NAME: Barry Bonds' 2001 Plate Appearances
TYPE: Census
SIZE: 648 observations, 15 variables
DESCRIPTIVE ABSTRACT:
Data are provided for Barry Bonds' plate appearances in the 2001
baseball season. Variables include characteristics of the innings
before the first pitch to Bonds (e.g., the number of outs, the number
of runners on each base, the score, the opposing pitcher's earned run
average) and after the first pitch to Bonds (e.g., the outcome of the
appearance, how many runs scored in the inning after Bonds hits).
SOURCES:
The data were obtained from CBS Sportsline at
http://www.cbs.sportsline.com. This site has pitch-by-pitch summaries
of every baseball game in 2001.
Pitchers' ERAs were obtained from ESPN at http://www.espn.com.
These data were analyzed in Reiter, J. P. (2002) "Should teams walk or pitch to
Barry Bonds?" By the Numbers: The Newsletter of the SABR Statistical
Analysis Committee, 12 (November 2002), pp. 7-11.
VARIABLE DESCRIPTIONS:
Each plate appearance is on a single line of a text file with line breaks.
Values are delimited by spaces.
Columns Description
1-3 Plate appearance number.
5-7 Number of the game in the season.
9 Number of the plate appearance within the game.
11 Equals one for games in San Francisco and equals zero otherwise.
13 Equals one when there is a runner on first base when
Bonds appears and equals zero otherwise.
15 Equals one when there is a runner on second base when
Bonds appears and equals zero otherwise.
17 Equals one when there is a runner on third base when
Bonds appears and equals zero otherwise.
19 Number of outs in inning when Bonds appears.
21-22 Inning of plate appearance.
24 Number of runs scored by Giants in the inning after first pitch to Bonds.
26 Equals one if Bonds walks and equals zero otherwise.
28 Equals one if Bonds walks intentionally and equals
zero otherwise.
30 Equals zero if Bonds does not reach base.
Equals one if Bonds reaches first base on a single or
error. Equals two if Bonds reaches second base on a double or
error. Equals three if Bonds reaches third base on a triple or
error. Equals four if Bonds hits a home run. Equals
five if Bonds walks or is hit by a pitch.
32-35 Opposing pitchers' career earned run average as of the
end of the 2000 season.
37-38 Giants score just before first pitch to Bonds
40-41 Opposing team's score just before first pitch to Bonds.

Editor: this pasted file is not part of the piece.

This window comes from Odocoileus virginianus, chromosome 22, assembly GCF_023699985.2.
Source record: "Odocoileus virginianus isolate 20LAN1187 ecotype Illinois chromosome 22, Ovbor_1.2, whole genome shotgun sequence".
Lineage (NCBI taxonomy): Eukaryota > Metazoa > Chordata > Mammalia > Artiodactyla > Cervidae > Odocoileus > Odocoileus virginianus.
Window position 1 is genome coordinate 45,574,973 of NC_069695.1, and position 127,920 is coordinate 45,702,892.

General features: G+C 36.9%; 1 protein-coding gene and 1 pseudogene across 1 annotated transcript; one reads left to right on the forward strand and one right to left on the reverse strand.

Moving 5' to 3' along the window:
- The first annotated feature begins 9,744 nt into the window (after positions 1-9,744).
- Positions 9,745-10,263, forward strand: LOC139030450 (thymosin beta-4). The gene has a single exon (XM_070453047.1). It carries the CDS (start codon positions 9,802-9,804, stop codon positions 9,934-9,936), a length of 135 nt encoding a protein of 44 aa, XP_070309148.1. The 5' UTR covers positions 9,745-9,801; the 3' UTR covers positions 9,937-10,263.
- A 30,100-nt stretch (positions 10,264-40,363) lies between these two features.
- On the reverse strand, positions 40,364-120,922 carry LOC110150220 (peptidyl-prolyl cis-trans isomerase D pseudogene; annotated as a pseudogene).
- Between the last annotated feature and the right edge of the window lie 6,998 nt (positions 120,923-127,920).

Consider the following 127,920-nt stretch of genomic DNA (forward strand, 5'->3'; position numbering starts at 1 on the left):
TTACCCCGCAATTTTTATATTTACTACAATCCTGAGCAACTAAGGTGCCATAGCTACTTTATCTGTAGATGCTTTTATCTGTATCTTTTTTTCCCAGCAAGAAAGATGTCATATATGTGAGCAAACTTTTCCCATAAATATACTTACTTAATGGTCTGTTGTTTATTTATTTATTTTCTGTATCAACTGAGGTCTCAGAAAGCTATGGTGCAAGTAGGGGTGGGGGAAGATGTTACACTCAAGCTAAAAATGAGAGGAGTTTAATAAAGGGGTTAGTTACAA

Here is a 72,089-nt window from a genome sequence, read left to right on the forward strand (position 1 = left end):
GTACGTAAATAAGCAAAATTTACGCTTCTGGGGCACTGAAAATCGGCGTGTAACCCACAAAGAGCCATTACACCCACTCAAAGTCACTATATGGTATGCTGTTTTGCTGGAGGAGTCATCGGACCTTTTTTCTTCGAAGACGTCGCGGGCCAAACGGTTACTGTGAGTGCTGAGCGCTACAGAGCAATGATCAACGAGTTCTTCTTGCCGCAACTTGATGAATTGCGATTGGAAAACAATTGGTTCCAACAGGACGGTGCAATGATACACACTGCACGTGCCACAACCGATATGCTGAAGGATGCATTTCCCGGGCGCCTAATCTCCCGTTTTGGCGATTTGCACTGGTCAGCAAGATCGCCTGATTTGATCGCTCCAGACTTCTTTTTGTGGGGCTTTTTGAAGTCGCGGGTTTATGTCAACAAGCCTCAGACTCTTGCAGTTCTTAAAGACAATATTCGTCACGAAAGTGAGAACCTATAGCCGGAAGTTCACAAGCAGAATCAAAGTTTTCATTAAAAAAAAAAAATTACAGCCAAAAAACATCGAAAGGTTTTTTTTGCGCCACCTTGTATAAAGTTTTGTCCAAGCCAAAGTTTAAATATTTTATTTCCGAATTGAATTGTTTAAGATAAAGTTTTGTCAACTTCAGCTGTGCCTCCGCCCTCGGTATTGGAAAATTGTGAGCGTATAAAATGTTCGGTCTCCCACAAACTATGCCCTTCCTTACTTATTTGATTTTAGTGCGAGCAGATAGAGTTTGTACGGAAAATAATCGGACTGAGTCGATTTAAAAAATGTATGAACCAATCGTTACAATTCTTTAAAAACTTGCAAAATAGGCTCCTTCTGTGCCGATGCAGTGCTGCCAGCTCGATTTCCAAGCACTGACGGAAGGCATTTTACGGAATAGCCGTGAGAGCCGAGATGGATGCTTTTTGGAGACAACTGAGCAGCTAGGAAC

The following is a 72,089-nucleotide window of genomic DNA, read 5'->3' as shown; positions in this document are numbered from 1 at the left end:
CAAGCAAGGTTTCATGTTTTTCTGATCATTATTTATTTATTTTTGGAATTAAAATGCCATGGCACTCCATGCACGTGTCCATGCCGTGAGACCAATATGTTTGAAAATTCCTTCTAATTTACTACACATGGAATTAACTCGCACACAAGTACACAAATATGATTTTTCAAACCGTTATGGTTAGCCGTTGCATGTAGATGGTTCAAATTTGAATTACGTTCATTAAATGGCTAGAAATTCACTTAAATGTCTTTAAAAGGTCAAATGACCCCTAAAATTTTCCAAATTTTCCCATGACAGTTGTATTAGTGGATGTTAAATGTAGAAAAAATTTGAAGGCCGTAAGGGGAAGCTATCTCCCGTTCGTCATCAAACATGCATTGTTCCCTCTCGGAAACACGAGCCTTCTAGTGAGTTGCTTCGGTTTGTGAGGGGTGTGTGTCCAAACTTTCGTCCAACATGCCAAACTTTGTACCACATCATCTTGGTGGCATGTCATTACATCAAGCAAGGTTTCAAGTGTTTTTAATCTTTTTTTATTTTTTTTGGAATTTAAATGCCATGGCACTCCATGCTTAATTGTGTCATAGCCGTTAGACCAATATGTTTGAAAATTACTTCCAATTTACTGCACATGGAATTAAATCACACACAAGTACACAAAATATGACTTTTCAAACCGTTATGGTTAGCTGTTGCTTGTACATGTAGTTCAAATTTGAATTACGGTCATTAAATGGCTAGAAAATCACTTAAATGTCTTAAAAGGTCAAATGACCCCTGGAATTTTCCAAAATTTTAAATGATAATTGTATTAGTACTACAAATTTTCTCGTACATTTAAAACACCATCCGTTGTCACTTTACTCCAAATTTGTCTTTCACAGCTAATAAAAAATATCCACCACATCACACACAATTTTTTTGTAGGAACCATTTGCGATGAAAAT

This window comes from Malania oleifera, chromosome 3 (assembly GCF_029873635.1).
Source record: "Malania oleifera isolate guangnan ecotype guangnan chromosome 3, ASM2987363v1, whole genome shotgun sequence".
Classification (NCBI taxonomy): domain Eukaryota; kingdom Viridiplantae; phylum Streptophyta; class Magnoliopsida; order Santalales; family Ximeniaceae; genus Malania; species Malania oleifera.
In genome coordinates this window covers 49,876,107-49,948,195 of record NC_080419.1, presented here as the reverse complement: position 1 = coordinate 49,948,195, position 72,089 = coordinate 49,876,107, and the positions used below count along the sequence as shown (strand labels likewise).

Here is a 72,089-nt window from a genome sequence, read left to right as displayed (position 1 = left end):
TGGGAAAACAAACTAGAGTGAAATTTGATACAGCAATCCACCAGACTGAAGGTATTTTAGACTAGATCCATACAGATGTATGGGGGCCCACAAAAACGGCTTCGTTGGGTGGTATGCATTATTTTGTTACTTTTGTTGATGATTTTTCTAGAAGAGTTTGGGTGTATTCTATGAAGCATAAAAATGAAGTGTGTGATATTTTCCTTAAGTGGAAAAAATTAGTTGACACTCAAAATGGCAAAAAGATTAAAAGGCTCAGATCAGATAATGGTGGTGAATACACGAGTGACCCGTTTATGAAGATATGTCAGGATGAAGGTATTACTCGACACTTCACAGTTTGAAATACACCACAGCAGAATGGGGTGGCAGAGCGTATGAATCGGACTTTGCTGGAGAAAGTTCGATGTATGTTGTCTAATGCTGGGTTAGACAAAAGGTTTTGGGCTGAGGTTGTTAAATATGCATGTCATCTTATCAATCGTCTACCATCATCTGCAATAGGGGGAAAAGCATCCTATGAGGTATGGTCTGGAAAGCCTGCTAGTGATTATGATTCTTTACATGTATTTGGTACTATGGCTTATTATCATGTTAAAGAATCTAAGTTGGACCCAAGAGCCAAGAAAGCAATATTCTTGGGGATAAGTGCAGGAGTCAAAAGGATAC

NOTES:
There are a few games for which data were not available, due to
invalid web links. There are two pitchers for whom I could not locate
their earned run averages. These missing data should not bias analyses, since
they are missing completely at random.
For rookie pitchers, I used their 2001 earned run average.
STORY BEHIND THE DATA:
Barry Bonds is probably the most well-known current baseball player.
His batting statistics in 2001 reflect arguably the greatest
individual season of all time. One common strategy employed by
opposing managers in 2001 was to walk Bonds rather than pitch to him.
This avoids the risk of Bonds hitting a home run, but it puts an
extra runner on base. Hence, we are confronted with an interesting
question in baseball strategy: does walking rather than pitching to
Bonds reduce the chance that the Giants will score runs? These data
were collected to examine this question. Analyses of the data suggest
that differences in the two strategies are small; we cannot rule out
the possibility that walking and pitching to Bonds are equally
effective.
PEDAGOGICAL NOTES:
The 2001 data are in fact a census, so that quantities for 2001 (e.g.,
average runs) are known exactly, except for errors due to the missing
data. Inferential methods like hypothesis tests and confidence
intervals are not needed to estimate 2001 quantities. However,
the 2001 quantities themselves are not of primary interest; rather, interest
centers on a hypothetical population of Barry Bonds' plate
appearances under conditions similar to those in the league in 2001.
We treat the data from 2001 as a random sample from such a
hypothetical population. This framework is commonly employed when
analyzing sociological data, such as country-wide or state-wide data.
Highlighting this conceptualization helps students understand the
differences between samples and censuses.
There are several outcome variables that can be used to compare
walking versus pitching to Bonds. One outcome is the percentage of
innings in which the Giants score at least one run. This is relevant for
situations in which the opposing manager does not want to give up any
runs. Another outcome is the number of runs the Giants score. Students
can manipulate the runs variable to examine either outcome.
Bonds is not randomly assigned to be walked or pitched to, so that the
data are observational rather than experimental. When comparing two
treatments (walk Bonds and pitch to Bonds) with observational data, it
is crucial to compare the distributions of causally-relevant
background characteristics in the two treatment groups. In these data,
game situation (number of outs and runners on base) and pitcher's ERA
are the two most important causally-relevant characteristics. To
control for game situation, students can split the data set by game
situations before comparing walk-innings versus hit-innings. For
example, innings in which Bonds appears with no one on and no outs
can be grouped together, and then outcomes when Bonds walks or hits
can be compared within those innings. Comparisons of ERA show that it
is similarly distributed in walk-innings and hit-innings in all
scenarios, so that it does not affect the causal conclusions.
SUBMITTED BY:
Jerome P. Reiter
Institute of Statistics and Decision Sciences
Duke University
Box 90251
Durham, NC 27708
jerry@stat.duke.edu